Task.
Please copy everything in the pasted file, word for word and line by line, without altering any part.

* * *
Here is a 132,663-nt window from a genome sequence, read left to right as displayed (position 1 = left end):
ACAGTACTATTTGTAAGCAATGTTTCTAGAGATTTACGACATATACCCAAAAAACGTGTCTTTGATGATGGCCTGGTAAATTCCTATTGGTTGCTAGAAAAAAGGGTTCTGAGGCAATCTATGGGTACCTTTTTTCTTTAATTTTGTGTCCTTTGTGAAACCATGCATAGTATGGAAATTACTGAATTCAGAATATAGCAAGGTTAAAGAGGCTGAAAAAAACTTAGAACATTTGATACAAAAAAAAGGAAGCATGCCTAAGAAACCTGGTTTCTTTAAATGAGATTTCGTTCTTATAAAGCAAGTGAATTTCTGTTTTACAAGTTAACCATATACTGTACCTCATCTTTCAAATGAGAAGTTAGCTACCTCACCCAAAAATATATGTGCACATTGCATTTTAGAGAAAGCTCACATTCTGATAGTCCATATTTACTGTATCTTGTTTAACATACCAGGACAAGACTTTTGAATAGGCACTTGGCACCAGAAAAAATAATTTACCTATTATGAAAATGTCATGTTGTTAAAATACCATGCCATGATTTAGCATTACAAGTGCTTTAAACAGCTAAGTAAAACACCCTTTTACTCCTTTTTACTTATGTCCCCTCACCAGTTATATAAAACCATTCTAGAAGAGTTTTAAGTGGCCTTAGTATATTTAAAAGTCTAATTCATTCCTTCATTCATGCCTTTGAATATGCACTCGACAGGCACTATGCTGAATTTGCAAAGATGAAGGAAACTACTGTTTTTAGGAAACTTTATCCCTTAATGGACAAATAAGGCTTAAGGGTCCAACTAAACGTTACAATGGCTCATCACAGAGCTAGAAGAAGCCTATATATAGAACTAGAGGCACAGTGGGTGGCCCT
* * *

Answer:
Here is a 132,663-nt window from a genome sequence, read left to right as displayed (position 1 = left end):
ACAGTACTATTTGTAAGCAATGTTTCTAGAGATTTACGACATATACCCAAAAAACGTGTCTTTGATGATGGCCTGGTAAATTCCTATTGGTTGCTAGAAAAAAGGGTTCTGAGGCAATCTATGGGTACCTTTTTTCTTTAATTTTGTGTCCTTTGTGAAACCATGCATAGTATGGAAATTACTGAATTCAGAATATAGCAAGGTTAAAGAGGCTGAAAAAAACTTAGAACATTTGATACAAAAAAAAGGAAGCATGCCTAAGAAACCTGGTTTCTTTAAATGAGATTTCGTTCTTATAAAGCAAGTGAATTTCTGTTTTACAAGTTAACCATATACTGTACCTCATCTTTCAAATGAGAAGTTAGCTACCTCACCCAAAAATATATGTGCACATTGCATTTTAGAGAAAGCTCACATTCTGATAGTCCATATTTACTGTATCTTGTTTAACATACCAGGACAAGACTTTTGAATAGGCACTTGGCACCAGAAAAAATAATTTACCTATTATGAAAATGTCATGTTGTTAAAATACCATGCCATGATTTAGCATTACAAGTGCTTTAAACAGCTAAGTAAAACACCCTTTTACTCCTTTTTACTTATGTCCCCTCACCAGTTATATAAAACCATTCTAGAAGAGTTTTAAGTGGCCTTAGTATATTTAAAAGTCTAATTCATTCCTTCATTCATGCCTTTGAATATGCACTCGACAGGCACTATGCTGAATTTGCAAAGATGAAGGAAACTACTGTTTTTAGGAAACTTTATCCCTTAATGGACAAATAAGGCTTAAGGGTCCAACTAAACGTTACAATGGCTCATCACAGAGCTAGAAGAAGCCTATATATAGAACTAGAGGCACAGTGGGTGGCCCT